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Twenty-one overdoses, two fatalities, in southern Delaware

(File/WHYY)

(File/WHYY)

Health officials report overdose spike in western Sussex County over the weekend.

Following a spike in heroin overdoses in Sussex County over the weekend, health professionals and law enforcement are focused on enforcement, prevention and treatment efforts in the area.

There were 21 overdoses, including two fatalities, between Thursday and Sunday afternoon, according to the Department of Health and Social Services and Delaware State Police. Fifteen of the overdoses took place in the western part of the county, particularly in the Seaford and Laurel areas.

EMS used the overdose-reversing medication naloxone on 20 individuals before transporting them to the hospital.

Now the agencies are alerting users, families and healthcare professionals to seek and provide treatment.

“This spike in overdoses is alarming,” said Dr. Kara Odom Walker, a family physician and secretary of the Department of Health and Social Services.

“Even one use of heroin or another opioid can end a life. For people in active use and their families, please convince your loved ones to seek treatment for their addiction or keep naloxone in your home. Addiction is a disease and treatment does work. Our staff at the DHSS Crisis Helpline will listen and they will connect you to treatment options.”

There has been a surge in overdoses over the past couple years during what many call a heroin epidemic. In 2016, 308 individuals died from overdoses in Delaware—almost triple the number who died in traffic accidents—compared to 228 in 2015, and 222 in 2014.

While overdose rates are on the rise, the spike in western Sussex County over the weekend is significant, Odom Walker said. In comparison, there were eight individuals who received naloxone in Kent and New Castle counties during the same time period.

The health department doesn’t know why there’s a spike in the area, but suspect fentanyl—which is 50 times more potent than pure heroin—was laced in the drugs the overdose victims and survivors consumed.

Of the 308 overdose deaths last year, 120 involved fentanyl—compared to about a dozen two years prior.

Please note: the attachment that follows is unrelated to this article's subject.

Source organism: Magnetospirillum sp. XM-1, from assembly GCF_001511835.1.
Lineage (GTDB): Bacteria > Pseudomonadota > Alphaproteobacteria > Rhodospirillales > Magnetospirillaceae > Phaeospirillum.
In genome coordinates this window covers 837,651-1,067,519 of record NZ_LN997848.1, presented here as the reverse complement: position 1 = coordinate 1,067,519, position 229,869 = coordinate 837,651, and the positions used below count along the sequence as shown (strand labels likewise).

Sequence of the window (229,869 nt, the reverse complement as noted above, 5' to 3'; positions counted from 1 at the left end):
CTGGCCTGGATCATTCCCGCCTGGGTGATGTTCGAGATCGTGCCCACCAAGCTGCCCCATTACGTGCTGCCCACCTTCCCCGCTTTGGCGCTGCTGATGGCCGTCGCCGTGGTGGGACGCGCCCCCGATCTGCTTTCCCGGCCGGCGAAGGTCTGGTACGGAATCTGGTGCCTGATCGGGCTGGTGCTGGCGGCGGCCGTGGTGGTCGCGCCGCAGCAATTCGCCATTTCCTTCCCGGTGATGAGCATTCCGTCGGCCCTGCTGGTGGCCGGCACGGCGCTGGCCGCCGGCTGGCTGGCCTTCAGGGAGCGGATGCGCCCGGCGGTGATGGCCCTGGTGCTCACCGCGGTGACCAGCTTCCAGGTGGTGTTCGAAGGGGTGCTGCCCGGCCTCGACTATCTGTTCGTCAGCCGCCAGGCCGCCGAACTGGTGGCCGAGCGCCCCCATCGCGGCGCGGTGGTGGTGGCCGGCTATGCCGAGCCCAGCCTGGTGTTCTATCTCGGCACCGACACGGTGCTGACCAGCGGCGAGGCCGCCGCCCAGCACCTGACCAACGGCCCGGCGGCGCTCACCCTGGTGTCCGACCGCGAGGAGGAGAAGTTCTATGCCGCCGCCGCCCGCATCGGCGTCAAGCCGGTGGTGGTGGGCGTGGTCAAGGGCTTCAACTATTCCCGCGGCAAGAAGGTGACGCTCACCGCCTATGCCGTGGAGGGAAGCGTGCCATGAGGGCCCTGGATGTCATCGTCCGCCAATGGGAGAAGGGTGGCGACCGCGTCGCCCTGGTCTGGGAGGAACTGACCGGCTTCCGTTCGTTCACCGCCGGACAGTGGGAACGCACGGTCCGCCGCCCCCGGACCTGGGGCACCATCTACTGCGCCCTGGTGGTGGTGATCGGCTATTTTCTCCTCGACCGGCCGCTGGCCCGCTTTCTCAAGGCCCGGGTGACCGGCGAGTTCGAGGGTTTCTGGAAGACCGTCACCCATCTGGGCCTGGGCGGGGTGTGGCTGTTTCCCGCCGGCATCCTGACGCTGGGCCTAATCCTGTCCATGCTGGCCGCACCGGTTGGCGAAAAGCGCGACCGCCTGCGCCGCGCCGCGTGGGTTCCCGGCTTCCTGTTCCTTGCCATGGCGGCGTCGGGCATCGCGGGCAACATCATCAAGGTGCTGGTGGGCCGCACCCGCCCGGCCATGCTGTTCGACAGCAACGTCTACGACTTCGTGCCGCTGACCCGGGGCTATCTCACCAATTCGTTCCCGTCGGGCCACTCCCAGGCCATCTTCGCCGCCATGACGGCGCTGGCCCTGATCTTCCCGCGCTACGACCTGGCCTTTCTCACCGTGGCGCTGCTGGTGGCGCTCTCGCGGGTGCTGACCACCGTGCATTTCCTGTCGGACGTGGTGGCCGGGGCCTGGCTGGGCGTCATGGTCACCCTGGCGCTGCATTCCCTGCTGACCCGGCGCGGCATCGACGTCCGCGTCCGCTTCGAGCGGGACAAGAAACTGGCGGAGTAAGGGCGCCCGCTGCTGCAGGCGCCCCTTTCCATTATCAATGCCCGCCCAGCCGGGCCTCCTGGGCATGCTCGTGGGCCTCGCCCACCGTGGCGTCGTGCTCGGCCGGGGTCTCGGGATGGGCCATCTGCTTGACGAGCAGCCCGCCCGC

There have been fentanyl cases throughout the state, but Odom Walker said the overdoses over the weekend are likely a cluster of cases, involving the consumption of drugs from the same batch. Drug dealing resulting in death is a felony and can result in two to 25 years in prison. However, no one in Delaware has been charged yet.

“I’m not sure it tells us anything new about the epidemic itself. What it does tell us is it’s likely there was a batch of drugs that made it into western Sussex County that were more potent than perhaps these individuals are used to,” Odom Walker said.

Western Sussex County is considered a “hot spot” for addiction problems, Odom Walker said. She said the health department is working with the community to identify specific needs in the area of addiction. Odom Walker said there’s a lack of access to treatment in the area, so the department is partnering with the county to provide prevention opportunities, and ensure individuals have access to care.

Treatment providers were notified of the overdose spike so they could be prepared to take on more clients.

“We want to encourage all individuals, family members, friends, loved ones, to know treatment is available—it works, and recovery is possible for many individuals,” Odom Walker said.

In response to the overdose cases, Connections Withdrawal Management Center in Harrington is offering services to individuals who need to access them immediately, without a wait.

There are 12 23-hour assessment beds and 16 inpatient beds. Individuals can receive immediate assessments by calling the withdrawal management center at 302-786-7800, or by stopping by the facility, located at 1 East St., Harrington, DE 19952.

This Saturday, the health department is participating in the twice-yearly Drug Take Back Day at 31 locations throughout the state between 10 a.m. and 2 p.m. Individuals can find a location close to home by clicking here.

“It’s a good reminder for people to remember a lot of people started their addiction by getting drugs out of medicine cabinets and it’s really important to clean out your medicine cabinet of these dangerous drugs,” Odom Walker said.

For users and families who want to be connected to treatment immediately, call the Department of Health and Social Services’ 24/7 Crisis Helpline at 1-800-345-6785 in Sussex and Kent counties, or 1-800-652-2929 in New Castle County.

A person witnessing an overdose should call 911. Under Delaware law, those who report an overdose cannot be arrested for low-level drug crimes.

Prevention, treatment and recovery information and resources in Delaware and nearby states also are available on DHSS’ www.HelpIsHereDE.com website.

The Sussex County Drug Unit is actively investigating and seeking information on any of this weekend’s drug overdoses. The public is encouraged to call Sergeant M. Dawson of the Sussex County Drug Unit at 302-752-3815 with any information.

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